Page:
Cal Fire battalion chief Ryan Michaels, based in Morgan Hill, said the Loma Fire was considered a serious one from the start so dispatchers called in the various fire-fighting forces to respond.

“They knew right off as crews started arriving that it was going to be a significant incident, so they started ordering extra resources immediately,” he said.

The barbecue held at Saint Louise Regional Hospital was much appreciated by many of the men and women who fought the fire. Country music radio station KRTY played tunes to entertain the fire crews and community members who came to thank them for their work. Four-year-old Isaiah James Becker raced to Michaels and gave him a firm handshake.

“We’re just honored that someone took the time to say thank you,” Michaels said. “It’s something we love doing, and for them to take the time to thank us is nice.”

With much of the vegetation gone, the fire-burned area now faces the potential of flooding of streams and landslides along steep hills if the region gets heavy rains this winter. An analysis of the watershed is now being conducted to determine where areas of erosion danger might occur.

The Santa Clara Valley Open Space Authority has made requests to cover the cost of short-term and long-term fire response efforts. Nearly 2,000 acres of open space lands burned in the fire. Preliminary evaluation by authority staff show wildlife habitat and natural resources will require extensive rehabilitation and restoration. Immediate priorities include ensuring public safety from landslides and other hazards, barring illegal access — particularly preventing motorized vehicles from damaging exposed slopes — and reducing soil erosion and the flow of debris and sediment into the Chesbro and Uvas reservoirs.

The OSA estimates that restoration and recovery costs may exceed $1 million. Its internal Loma Fire Response Team will manage the impacts on water supplies, trees, vegetation and wildlife, OSA General Manager Andrea Mackenzie said. The authority will seek partnerships and funding assistance for its restoration work from local, state and federal agencies.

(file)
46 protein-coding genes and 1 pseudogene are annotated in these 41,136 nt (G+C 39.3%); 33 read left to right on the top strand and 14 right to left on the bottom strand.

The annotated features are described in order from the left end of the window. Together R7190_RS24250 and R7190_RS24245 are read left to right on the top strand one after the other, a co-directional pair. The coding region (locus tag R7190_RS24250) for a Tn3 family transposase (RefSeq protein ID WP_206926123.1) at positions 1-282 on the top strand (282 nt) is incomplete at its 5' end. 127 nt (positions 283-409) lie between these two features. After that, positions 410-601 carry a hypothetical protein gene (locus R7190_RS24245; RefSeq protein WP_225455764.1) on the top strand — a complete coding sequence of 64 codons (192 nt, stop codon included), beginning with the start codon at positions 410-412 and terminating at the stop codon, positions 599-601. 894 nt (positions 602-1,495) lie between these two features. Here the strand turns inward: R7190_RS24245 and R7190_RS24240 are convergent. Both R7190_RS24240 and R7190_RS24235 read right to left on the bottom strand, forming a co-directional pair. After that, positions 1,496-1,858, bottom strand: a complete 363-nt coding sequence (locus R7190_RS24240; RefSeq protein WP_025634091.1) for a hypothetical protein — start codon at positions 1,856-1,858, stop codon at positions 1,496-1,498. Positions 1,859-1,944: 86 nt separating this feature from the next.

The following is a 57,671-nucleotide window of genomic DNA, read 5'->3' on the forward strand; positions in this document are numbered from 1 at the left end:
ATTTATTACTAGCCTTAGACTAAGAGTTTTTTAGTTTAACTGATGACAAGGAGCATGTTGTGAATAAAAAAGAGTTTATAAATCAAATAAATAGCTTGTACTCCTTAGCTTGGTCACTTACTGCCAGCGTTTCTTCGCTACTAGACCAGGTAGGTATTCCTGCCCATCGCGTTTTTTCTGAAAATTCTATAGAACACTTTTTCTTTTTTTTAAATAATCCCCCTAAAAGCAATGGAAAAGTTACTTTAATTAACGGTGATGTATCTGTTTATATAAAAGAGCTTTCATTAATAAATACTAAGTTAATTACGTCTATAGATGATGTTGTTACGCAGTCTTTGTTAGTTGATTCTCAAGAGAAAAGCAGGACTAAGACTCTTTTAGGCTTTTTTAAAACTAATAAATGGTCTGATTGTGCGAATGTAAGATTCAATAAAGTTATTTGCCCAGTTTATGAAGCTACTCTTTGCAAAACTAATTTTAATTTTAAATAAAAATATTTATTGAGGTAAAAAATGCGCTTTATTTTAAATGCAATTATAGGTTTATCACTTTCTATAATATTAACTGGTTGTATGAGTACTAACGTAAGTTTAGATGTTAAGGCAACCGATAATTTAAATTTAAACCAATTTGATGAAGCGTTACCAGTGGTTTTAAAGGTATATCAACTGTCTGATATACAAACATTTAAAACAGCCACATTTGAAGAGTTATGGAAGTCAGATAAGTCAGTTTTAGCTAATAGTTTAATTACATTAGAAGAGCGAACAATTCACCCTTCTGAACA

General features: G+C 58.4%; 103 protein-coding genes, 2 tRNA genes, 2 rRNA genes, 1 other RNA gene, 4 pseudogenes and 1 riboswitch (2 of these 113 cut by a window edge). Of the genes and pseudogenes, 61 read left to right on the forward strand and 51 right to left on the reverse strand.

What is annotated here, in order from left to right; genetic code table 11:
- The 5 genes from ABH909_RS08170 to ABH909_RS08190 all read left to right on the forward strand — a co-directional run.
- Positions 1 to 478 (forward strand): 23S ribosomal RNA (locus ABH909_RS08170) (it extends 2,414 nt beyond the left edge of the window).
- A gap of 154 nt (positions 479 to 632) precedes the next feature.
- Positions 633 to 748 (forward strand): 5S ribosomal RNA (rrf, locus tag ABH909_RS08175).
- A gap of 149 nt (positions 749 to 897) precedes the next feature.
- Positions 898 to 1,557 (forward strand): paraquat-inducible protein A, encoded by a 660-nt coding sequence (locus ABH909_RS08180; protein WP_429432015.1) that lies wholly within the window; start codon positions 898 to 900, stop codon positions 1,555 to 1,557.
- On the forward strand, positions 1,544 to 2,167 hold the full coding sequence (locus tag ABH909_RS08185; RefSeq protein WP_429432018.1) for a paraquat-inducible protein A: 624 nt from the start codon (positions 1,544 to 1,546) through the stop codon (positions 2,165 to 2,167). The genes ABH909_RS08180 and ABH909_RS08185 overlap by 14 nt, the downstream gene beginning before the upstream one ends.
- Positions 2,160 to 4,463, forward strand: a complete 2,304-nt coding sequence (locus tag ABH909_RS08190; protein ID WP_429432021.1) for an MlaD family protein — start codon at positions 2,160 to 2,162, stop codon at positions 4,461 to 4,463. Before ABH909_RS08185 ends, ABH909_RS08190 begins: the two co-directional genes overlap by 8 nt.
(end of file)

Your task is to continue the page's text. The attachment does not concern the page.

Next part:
About 1,930 acres, or 43 percent of the land burned, were primarily upper watershed lands managed by the authority. The fire burned 1,500 acres of open space on Mt. Chual, on the east-facing side of the Santa Cruz Mountains, leaving steep slopes bare of trees and other vegetation in its wake. Due to wind and extremely dry conditions, the Mt. Chual area burned the hottest and consumed most of the trees, along with chaparral and other vegetation.

OSA docents are preparing educational programs to help visitors understand what to expect over the next several years in terms of regeneration and restoration of vegetation and wildlife. Wildfire is a process that occurs naturally and is also practiced as a land management tool, said OSA Education Program Coordinator Teri Rogoway said. It can be beneficial to open space lands and even contribute to diverse species and habitat over time.

“We won’t know until spring 2017 whether the seeds were destroyed,” said Galli Basson, resource management specialist at the OSA. “Hopefully the winter rains will cause them to regenerate. It is even possible some rarely seen native plants will emerge that are dependent on fire to release their seeds.”